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Journalist prosecuted for writing article, faces large fine

(ANHRI/IFEX) - The Arabic Network for Human Rights Information (ANHRI) condemns the Sudanese authorities for continuing to persecute reporters and oppress all voices defending freedom of expression. ANHRI requests that the Sudanese government abolish or change the public discipline law, one of the most oppressive and discriminating laws against women, as it violates basic individual freedoms.

The general discipline police authority filed a communiqué against female reporter Amal Habbani, editor of the column "Tiny Issues" in "Ajrass Al Horreya" ("Freedom Bells") newspaper, after she wrote an article on 12 July 2009 supporting her colleague Lubna Al Hussein.

Amal was questioned by the press and publication prosecution on 20 July. The communiqué is based on Article 159 of the criminal law regarding defamation. The general discipline police authority claimed a compensation of 10 million Sudanese pounds (approx. US$4,100,000) to be paid by Amal.

Amal wrote an article entitled "Lubna . . . A Case Of Subduing (a) Woman's Body," in which she asserted that Lubna's case is not about fashion, but rather a political tactic to intimidate and terrorize opponents of the general discipline law, which is most oppressive to women.

Lubna Al Hussein, editor of the column "Men's Talk", was recently tried in the general discipline court, after being accused of "sensational dressing up." The general discipline police authority considered Lubna's dressing style a threat to the values and virtues of Sudanese society. Conviction, following such an accusation, results in receiving 40 whips in public as per Article 152/1991 of the criminal law.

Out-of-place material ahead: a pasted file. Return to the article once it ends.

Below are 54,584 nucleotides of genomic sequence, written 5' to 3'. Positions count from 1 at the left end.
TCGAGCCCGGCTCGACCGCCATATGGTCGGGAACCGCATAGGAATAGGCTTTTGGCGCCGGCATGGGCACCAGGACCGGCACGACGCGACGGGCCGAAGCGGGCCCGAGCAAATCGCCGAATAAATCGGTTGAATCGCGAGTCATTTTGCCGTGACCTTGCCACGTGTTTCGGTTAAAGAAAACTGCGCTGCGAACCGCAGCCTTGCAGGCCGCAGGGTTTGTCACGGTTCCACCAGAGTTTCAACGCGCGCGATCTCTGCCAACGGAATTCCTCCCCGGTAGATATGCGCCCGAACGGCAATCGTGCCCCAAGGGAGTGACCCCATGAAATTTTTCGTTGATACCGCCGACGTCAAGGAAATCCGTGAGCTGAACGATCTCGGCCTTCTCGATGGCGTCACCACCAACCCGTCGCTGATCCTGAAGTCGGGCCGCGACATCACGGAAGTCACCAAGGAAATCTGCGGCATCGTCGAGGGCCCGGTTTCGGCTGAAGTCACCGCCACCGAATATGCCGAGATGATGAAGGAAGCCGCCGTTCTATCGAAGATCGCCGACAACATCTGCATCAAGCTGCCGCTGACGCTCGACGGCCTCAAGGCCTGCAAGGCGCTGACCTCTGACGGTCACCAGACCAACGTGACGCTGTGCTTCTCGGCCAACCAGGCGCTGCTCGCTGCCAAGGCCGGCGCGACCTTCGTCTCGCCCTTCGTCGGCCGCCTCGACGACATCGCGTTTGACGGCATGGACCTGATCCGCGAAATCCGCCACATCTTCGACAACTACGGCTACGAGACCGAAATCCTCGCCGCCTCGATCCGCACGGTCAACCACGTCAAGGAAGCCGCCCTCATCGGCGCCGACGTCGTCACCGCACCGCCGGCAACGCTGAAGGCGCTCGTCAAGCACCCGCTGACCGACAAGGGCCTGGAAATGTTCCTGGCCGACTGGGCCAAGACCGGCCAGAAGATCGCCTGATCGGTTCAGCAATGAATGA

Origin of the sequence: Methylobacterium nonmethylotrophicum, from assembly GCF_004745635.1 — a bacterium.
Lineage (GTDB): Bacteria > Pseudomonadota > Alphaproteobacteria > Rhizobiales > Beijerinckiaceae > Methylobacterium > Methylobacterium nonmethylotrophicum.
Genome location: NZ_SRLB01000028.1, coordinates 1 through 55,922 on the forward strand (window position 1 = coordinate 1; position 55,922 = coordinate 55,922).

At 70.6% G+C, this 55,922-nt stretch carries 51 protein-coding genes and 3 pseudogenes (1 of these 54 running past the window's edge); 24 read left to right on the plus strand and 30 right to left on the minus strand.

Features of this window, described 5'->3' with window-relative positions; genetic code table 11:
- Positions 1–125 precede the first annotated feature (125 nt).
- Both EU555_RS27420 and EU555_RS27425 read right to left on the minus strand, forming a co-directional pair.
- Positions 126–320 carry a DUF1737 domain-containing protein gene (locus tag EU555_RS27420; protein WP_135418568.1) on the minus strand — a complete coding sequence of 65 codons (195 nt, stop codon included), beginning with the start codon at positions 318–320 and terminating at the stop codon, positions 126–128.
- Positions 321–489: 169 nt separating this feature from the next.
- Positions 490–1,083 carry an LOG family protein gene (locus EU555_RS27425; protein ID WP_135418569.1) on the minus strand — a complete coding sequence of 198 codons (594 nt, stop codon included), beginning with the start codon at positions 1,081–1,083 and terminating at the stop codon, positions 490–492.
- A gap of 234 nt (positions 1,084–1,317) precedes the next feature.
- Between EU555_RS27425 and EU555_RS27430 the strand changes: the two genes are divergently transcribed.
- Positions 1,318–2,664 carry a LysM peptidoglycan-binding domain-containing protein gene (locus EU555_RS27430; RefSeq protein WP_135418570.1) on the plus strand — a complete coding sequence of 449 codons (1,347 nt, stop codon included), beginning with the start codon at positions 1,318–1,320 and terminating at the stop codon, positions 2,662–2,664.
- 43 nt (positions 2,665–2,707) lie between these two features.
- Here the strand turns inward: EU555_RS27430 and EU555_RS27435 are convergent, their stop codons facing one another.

On 19 July, Sudanese women activists protested in support of Lubna on the premises of "Ajras Al Horrya" newspaper. Reporters, lawyers and human rights activists also participated in the protest.

In recent years, Sudanese security forces have often broken into private parties and congregations. Thousands of Sudanese women have been whipped, imprisoned and fined, after being convicted on charges of "sensational dressing up."

Most interesting is that the police officer investigating these cases, all of which are against women, asks each accused woman to lift her arms up and turn around one complete turn. After taking a close and thorough look across her entire body, front and rear, he decides whether her clothes are seductive or not. Then the defendants are judged in the general discipline court where they face verdicts of whipping, imprisonment or fining.

ANHRI requests that all human rights, women's rights and freedom press NGOs to support Lubna and Amal and to stop such cruel and unfair trials that violate every known international treaty defending women's rights and press freedom.

ANHRI maintains that these trials are invalid and illegal as the defendant is neither assigned a lawyer nor allowed to speak for herself in court.

ANHRI asserts that arresting innocents and accusing them because of their apparel is a blatant violation to individual freedom. Choosing what to wear is a basic right to privacy.

These rights are listed in the international human rights declaration reflecting the principles of international law. State intervention into basic rights should be based on justifiable and agreed upon reasons in a democratic society, which is not the case in Sudan.


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